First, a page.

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A new Method for Analyzing the Relationship between City and Human Behavior using geo-tagging Social Networking

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Kousuke Kikuchi, Ph.D Student, Creative School of Science and Engineering, Waseda University Hiromu Okutsu, Employee with no title, Lifestyle Research and Design Center, Panasonic Electric Works Co., Ltd. Atsushi Enta, Asistant Professor, Faculty of Science and Engineering, Tokyo University of Science Hitoshi Watanabe, Professor, Faculty of Science and Engineering, Waseda University

Background and Objectives The purpose of this thesis clarifies a methodology of analyzing and visualizing the spatio-temporal distributions of human behaviors related to daily life by using Twitter. Although a number of field study methods of human behaviors in a city, little research was related to geo-tagged social networking services. Twitter has the possibility to analyze users behavior. Fig.1 illustrates the scheme of this thesis. Method Firstly, two programs were fabricated to achieve the data collection: making a list of geo-tagged users, and gleaning its users data. Fig.2 illustrates the procedures to attain the geo-tagged users and their tweets. Secondly, Excel sorted the determined keywords of Verb and Object related daily life and outputted into files. Thirdly, we utilized kernel density estimation to evaluate the comparative assessment of these keywords. In Verb, three-dimensional kernel density estimation evaluated the time-space density. Finally, we visualized the assessments by using Voxler and Google Earth.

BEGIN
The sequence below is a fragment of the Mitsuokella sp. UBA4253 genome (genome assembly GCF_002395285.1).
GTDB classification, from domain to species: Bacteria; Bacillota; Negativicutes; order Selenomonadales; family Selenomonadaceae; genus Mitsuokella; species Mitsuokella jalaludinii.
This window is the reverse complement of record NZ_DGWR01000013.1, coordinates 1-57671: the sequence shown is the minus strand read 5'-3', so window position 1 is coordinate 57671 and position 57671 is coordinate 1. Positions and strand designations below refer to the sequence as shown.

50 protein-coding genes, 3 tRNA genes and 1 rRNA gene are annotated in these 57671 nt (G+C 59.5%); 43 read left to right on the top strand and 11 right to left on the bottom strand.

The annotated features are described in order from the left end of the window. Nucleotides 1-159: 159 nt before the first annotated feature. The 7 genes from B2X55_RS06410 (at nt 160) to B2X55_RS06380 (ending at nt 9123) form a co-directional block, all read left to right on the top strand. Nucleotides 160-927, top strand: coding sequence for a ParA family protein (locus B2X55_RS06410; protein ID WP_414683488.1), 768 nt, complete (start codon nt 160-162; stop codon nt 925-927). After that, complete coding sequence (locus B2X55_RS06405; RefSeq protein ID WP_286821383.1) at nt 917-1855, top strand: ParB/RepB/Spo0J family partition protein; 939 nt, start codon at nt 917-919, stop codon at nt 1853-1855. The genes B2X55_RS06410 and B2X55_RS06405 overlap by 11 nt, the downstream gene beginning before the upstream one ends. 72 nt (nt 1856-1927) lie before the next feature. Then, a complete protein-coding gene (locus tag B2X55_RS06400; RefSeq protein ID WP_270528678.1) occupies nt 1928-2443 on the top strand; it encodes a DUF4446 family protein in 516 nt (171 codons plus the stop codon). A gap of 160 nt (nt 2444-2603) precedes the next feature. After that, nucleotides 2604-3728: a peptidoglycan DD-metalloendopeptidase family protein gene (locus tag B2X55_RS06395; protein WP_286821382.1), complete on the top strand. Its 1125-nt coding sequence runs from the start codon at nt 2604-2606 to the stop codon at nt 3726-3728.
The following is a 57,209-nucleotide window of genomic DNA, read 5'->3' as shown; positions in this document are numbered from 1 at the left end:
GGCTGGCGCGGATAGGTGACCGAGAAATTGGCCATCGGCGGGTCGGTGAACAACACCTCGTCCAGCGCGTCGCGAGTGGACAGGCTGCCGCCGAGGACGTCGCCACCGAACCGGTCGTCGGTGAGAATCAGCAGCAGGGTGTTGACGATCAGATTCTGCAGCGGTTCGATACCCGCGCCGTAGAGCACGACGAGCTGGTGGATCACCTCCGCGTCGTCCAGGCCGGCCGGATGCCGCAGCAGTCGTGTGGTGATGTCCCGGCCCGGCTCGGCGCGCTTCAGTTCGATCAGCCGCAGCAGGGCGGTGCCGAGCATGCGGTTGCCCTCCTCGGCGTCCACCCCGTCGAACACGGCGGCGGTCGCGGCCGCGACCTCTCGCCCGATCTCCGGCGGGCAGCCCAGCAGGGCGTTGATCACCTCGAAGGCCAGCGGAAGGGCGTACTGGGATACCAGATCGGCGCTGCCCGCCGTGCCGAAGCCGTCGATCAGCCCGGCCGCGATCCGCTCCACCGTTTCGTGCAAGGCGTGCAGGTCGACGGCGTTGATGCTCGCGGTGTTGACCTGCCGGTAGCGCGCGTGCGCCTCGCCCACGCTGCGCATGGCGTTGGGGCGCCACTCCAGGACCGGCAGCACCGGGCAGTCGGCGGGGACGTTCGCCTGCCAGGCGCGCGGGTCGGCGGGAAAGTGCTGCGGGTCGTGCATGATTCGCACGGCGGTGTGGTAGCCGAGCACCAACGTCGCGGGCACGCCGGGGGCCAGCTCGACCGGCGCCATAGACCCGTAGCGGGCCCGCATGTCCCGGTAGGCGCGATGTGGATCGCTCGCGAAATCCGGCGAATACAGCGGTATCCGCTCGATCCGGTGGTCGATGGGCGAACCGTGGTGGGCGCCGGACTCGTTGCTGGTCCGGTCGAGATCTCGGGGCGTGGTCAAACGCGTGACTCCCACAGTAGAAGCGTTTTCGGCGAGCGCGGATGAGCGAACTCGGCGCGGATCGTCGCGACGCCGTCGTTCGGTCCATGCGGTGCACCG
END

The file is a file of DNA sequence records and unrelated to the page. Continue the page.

Ueno
Streaming API geo-tagged a program for making geo-tagged userlist userlist Query

Feedb
Ac

ack

text time user geotag

Analysis

Fig.1 The scheme of the thesis

cu mu lat ion

time

Extr

acti

on

Behavior Behavior

Behavior Behavior

Twitter

Return

nine programs for getting each tweets of geotag users

user: 2,630

2,630

user: 2,630 geo-tagged tweets: 199,546 time period: Jul. 19, 2010 - Dec. 5, 2010 (139days)

Fig.2 The summary of data collection

Fig.3 All geo-tagged tweets in Tokyo


Akasaka

Harajuku Omotesando

Kanamemachi
Roppongi
Ochanomizu

Shibuya

Akihabara

Ikebukuro

Ebisu
Eat Wait Rest Photo Look Shopping
Eat

Otemachi
Wait Rest Photo Look Shopping

Tamachi
Eat Wait Rest Photo Look Shopping

Photo

Shopping

Fig.4 Activities in Shibuya

Fig.5 Activities in Akihabara

Fig.6 Activities in Ikebukuro

Fig.7 Photo and Shopping in Roppongi


Ikebukuro

Results In conclusion, this methodology indicates the locality of each area by comparison between adjacent areas or inner area. However, three limitations occurred in this method. First, unconscious bias remains because only smart phone users can embed geo-location data. Second, discontinuous history of users data disproves the human behavior. Finally, this method cannot analyze real-time. Future Study By the overcoming of these limitations, the digital research will be a tool for not only architects or urban planner but also citizens to design their city. Also, clalifying human behavior in realtime will enable the user to change their behavior in real-time.
0:00 Longitude
Cycling

22:30 Yurakucho

Asakusa

24:00

20:00 Ginza

Shinjuku Meiji Jingu Komazawa Meguro

Imperial Palace

Latitude 14:30

Park

Yurakucho
Denen Chofu

Running

Walking

Strolling

Fig.8 Space and time distribution in Ginza Fig.9 Objects in Tokyo Contact Author: Kousuke Kikuchi e-mail: kousukekikuchi@toki.waseda.jp